We return to the history lesson. The party’s next big struggle, Comrade Venu says, was against the Ballarpur Paper Mills. The government had given the Thapars a 45-year contract to extract 1.5 lakh tonnes of bamboo at a hugely subsidised rate. (Small beer compared to bauxite, but still.) The tribals were paid 10 paise for a bundle which contained 20 culms of bamboo. (I won’t yield to the vulgar temptation of comparing that with the profits the Thapars were making.) A long agitation, a strike, followed by negotiations with officials of the paper mill in the presence of the people, tripled the price to 30 paise per bundle. For the tribal people, these were huge achievements. Other political parties had made promises, but showed no signs of keeping them. People began to approach the PWG asking if they could join up.
But the politics of tendu, bamboo and other forest produce was seasonal. The perennial problem, the real bane of people’s lives, was the biggest landlord of all, the Forest Department. Every morning, forest officials, even the most junior of them, would appear in villages like a bad dream, preventing people from ploughing their fields, collecting firewood, plucking leaves, picking fruit, grazing their cattle, from living. They brought elephants to overrun fields and scattered babool seeds to destroy the soil as they passed by. People would be beaten, arrested, humiliated, their crops destroyed. Of course, from the forest department’s point of view, these were illegal people engaged in unconstitutional activity, and the department was only implementing the Rule of Law. (Their sexual exploitation of women was just an added perk in a hardship posting.)
Emboldened by the people’s participation in these struggles, the party decided to confront the forest department. It encouraged people to take over forest land and cultivate it. The forest department retaliated by burning new villages that came up in forest areas. In 1986, it announced a National Park in Bijapur, which meant the eviction of 60 villages. More than half of them had already been moved out, and construction of national park infrastructure had begun when the party moved in. It demolished the construction and stopped the eviction of the remaining villages. It prevented the forest department from entering the area. On a few occasions, officials were captured, tied to trees and beaten by villagers. It was cathartic revenge for generations of exploitation. Eventually, the forest department fled. Between 1986 and 2000, the party redistributed 3,00,000 acres of forest land. Today, Comrade Venu says, there are no landless peasants in Dandakaranya.
For today’s generation of young people, the forest department is a distant memory, the stuff of stories mothers tell their children, about a mythological past of bondage and humiliation. For the older generation, freedom from the forest department meant genuine freedom. They could touch it, taste it. It meant far more than India’s Independence ever did. They began to rally to the party that had struggled with them.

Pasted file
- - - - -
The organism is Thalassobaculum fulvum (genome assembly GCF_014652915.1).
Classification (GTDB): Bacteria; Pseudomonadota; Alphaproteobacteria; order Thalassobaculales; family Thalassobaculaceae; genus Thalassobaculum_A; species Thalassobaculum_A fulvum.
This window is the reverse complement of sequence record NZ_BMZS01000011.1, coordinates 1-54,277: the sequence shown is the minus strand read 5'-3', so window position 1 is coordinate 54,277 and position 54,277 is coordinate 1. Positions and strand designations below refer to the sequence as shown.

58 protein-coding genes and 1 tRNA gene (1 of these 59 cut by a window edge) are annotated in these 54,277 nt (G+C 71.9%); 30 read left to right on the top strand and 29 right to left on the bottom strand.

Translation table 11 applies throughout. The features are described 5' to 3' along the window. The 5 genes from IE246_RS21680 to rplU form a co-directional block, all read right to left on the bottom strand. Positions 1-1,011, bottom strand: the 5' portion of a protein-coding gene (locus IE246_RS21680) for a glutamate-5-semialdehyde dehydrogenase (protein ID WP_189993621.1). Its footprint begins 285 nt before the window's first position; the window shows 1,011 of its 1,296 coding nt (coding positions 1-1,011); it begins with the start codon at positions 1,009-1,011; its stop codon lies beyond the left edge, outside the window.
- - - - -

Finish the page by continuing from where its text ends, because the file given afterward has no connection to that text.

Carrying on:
The seven-squad team had come a long way. Its influence now ranged across a 60,000 sq km stretch of forest, thousands of villages and millions of people.
But the departure of the forest department heralded the arrival of the police. That set off a cycle of bloodshed. Fake ‘encounters’ by the police, ambushes by the PWG. With the redistribution of land came other responsibilities: irrigation, agricultural productivity and the problem of an expanding population arbitrarily clearing forest land. A decision was taken to separate ‘mass work’ and ‘military work’.
Today, Dandakaranya is administered by an elaborate structure of Janatana Sarkars (people’s governments). The organising principles came from the Chinese revolution and the Vietnam war. Each Janatana Sarkar is elected by a cluster of villages whose combined population can range from 500 to 5,000. It has nine departments: Krishi (agriculture), Vyapar-Udyog (trade and industry) Arthik (economic), Nyay (justice), Raksha (defence), Hospital (health), Jan Sampark (public relations), School-Riti Rivaj (education and culture), and Jungle. A group of Janatana Sarkars come under an Area Committee. Three area committees make up a Division. There are 10 divisions in Dandakaranya.
“We have a Save the Jungle department now,” Comrade Venu says. “You must have read the government report that says forest has increased in Naxal areas?”
Ironically, Comrade Venu says, the first people to benefit from the party’s campaign against the forest department were the mukhias (village chiefs)—the Dwij brigade. They used their manpower and their resources to grab as much land as they could while the going was good. But then people began to approach the party with their “internal contradictions”, as Comrade Venu put it quaintly. The party began to turn its attention to issues of equity, class and injustice within tribal society. The big landlords sensed trouble on the horizon. As the party’s influence expanded, theirs had begun to wane. Increasingly, people were taking their problems to the party instead of to the mukhias. Old forms of exploitation began to be challenged. On the day of the first rain, people were traditionally supposed to till the mukhia’s land instead of their own. That stopped. They no longer offered them the first day’s picking of mahua or other forest produce. Obviously, something needed to be done.
Enter Mahendra Karma, one of the biggest landlords in the region and at the time a member of the Communist Party of India (CPI). In 1990, he rallied a group of mukhias and landlords and started a campaign called the Jan Jagran Abhiyaan (public awakening campaign). Their way of ‘awakening’ the ‘public’ was to form a hunting party of about 300 men to comb the forest, killing people, burning houses and molesting women. The then Madhya Pradesh government—Chhattisgarh had not yet been created—provided police back-up. In Maharashtra, something similar called ‘Democratic Front’ began its assault. People’s War responded to all of this in true People’s War style, by killing a few of the most notorious landlords. In a few months, the Jan Jagran Abhiyaan, the ‘white terror’—Comrade Venu’s term for it—faded. In 1998, Mahendra Karma, who had by now joined the Congress party, tried to revive the Jan Jagran Abhiyaan. This time it fizzled out even faster than before.